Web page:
The Government argues that the defendant abandoned his interest in the Buick when he gave it to Zebrowski to use in transporting drugs. The Government also points to the fact that the Buick was discovered by Moran in Florida, nearly 1500 miles away from Reid, and that the only person claimed by the individuals in the motel rooms to have ownership of it, Zebrowski, was denying any claim to the car. Indeed the Court has substantial question as to whether the defendant has standing simply because the car is registered to him, for he was in Maryland at the time the operative events occurred in Florida. In addition, one could make the argument that he abandoned the car.

Even assuming standing, however, the Court believes that consent from Mitchell was sufficient to make the search of the car valid. "When the prosecution seeks to justify a warrantless search by proof of voluntary consent, it is not limited to proof that consent was given by the defendant, but may show that permission to search was obtained from a third party who possessed common authority over or other sufficient relationship to the premises or effects sought to be inspected."[6]United States v. Matlock, 415 U.S. 164, 171, 94 S. Ct. 988, 39 L. Ed. 2d 242 (1974). This Court concludes that it was reasonable for Moran to believe that Mitchell had the authority to consent. After all, Mitchell was the only one claiming any connection to the car when the hotel needed it to be moved. Even if Moran was wrong in believing she had authority, the U.S. Supreme Court and the Fourth Circuit have ruled in other cases that suppression is not necessary where the police officer's belief that a third party had authority to consent was reasonable. See Illinois v. Rodriguez, 497 U.S. 177, 110 S. Ct. 2793, 111 L. Ed. 2d 148 (1990); United States v. Kinney, 953 F.2d 863, 866-67 (4th Cir. 1992).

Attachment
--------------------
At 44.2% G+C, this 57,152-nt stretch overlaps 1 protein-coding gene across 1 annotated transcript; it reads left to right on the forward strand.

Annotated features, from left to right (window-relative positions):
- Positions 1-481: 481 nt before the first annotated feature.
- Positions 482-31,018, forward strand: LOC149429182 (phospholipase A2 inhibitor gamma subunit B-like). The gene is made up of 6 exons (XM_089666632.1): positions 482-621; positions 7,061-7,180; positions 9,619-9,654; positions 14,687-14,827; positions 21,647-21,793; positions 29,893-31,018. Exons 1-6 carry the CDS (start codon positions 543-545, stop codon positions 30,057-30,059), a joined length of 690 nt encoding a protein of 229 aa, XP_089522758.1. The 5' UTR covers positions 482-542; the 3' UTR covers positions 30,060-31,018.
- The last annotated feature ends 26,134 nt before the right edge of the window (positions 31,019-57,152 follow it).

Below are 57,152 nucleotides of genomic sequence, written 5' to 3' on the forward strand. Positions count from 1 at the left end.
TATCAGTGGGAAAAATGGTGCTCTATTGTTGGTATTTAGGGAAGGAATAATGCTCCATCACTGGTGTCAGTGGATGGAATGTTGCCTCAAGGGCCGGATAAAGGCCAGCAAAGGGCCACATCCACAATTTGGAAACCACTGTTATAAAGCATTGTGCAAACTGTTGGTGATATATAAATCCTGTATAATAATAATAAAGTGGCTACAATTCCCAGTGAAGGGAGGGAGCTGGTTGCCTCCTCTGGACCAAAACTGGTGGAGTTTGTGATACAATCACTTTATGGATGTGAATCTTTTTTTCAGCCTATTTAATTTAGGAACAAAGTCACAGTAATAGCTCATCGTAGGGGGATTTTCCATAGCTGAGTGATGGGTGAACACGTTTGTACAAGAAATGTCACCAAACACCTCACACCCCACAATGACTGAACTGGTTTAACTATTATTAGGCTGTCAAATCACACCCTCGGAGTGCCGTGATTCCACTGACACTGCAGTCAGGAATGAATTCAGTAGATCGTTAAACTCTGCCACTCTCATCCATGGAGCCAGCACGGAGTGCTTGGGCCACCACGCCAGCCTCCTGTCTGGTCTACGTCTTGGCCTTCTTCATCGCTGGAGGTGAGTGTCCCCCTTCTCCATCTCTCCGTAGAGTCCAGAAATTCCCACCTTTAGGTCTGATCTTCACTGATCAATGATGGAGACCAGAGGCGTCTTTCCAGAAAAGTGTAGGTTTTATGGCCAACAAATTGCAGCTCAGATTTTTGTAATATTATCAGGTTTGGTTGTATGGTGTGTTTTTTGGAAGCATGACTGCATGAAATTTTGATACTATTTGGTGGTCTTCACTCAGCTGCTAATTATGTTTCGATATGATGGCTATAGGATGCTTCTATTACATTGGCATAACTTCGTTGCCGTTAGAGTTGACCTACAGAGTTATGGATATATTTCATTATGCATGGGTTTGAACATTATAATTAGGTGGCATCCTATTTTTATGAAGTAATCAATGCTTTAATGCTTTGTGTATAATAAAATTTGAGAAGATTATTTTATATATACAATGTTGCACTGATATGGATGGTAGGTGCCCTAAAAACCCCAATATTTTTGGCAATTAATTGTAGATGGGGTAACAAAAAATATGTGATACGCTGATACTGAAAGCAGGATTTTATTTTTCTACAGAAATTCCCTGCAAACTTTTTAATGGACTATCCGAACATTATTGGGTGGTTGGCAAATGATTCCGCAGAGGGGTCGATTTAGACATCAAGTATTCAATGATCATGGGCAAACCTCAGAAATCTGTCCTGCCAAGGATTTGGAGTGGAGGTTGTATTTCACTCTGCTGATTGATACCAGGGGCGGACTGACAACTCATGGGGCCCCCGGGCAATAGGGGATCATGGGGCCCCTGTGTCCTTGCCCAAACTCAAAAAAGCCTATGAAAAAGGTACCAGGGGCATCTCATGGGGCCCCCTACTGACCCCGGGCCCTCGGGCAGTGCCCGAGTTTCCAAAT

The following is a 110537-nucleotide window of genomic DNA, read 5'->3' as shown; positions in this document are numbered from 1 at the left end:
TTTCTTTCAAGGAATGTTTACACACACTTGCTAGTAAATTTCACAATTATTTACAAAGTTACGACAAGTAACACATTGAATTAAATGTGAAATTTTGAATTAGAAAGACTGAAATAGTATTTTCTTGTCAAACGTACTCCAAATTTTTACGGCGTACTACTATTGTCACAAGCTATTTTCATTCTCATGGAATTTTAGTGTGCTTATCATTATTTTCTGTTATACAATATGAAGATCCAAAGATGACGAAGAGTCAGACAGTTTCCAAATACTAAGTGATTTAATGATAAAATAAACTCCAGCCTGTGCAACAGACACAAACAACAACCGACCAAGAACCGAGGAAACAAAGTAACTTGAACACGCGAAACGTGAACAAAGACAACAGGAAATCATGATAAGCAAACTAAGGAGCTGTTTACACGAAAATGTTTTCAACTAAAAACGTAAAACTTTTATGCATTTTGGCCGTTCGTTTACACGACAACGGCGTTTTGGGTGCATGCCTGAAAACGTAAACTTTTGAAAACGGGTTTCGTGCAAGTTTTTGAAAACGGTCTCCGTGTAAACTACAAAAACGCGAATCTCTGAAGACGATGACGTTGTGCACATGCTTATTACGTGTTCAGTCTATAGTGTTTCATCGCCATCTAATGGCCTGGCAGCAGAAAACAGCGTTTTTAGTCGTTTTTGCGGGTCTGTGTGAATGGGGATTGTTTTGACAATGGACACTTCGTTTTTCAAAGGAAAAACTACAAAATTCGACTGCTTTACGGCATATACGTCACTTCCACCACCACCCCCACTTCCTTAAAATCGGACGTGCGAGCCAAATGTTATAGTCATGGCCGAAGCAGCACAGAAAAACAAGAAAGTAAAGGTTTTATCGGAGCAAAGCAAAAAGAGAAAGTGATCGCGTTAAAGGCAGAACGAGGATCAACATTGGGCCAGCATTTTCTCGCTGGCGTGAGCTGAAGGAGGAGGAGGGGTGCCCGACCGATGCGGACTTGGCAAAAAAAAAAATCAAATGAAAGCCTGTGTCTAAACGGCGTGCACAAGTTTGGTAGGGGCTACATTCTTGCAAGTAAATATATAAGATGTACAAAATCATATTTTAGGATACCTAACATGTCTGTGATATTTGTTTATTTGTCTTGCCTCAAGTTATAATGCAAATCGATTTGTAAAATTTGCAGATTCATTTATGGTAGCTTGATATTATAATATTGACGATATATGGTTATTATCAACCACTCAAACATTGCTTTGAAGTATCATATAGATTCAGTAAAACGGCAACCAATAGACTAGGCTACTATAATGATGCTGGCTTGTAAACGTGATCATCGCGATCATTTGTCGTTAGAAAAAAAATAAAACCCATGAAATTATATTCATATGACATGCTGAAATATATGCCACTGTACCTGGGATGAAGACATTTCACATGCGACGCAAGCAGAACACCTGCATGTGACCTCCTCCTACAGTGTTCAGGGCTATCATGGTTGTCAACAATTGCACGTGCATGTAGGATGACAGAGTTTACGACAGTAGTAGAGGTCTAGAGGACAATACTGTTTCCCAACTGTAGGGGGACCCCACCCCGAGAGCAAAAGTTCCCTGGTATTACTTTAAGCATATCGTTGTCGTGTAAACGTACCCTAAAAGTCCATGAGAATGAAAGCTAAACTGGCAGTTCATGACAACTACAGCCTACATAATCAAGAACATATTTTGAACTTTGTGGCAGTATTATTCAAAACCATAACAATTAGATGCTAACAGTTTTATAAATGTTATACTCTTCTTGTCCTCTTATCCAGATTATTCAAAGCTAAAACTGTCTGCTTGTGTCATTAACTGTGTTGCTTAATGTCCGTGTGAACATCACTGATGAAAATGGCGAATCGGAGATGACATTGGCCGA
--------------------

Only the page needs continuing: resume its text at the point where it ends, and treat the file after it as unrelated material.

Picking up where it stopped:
Since there is no temporal limitation on Mitchell's consent to search the car, her consent was valid until revoked. This means that Moran could have searched the car from tire to steering wheel two days after the consent was given. Consequently, the search at issue was valid. The motion to suppress is DENIED.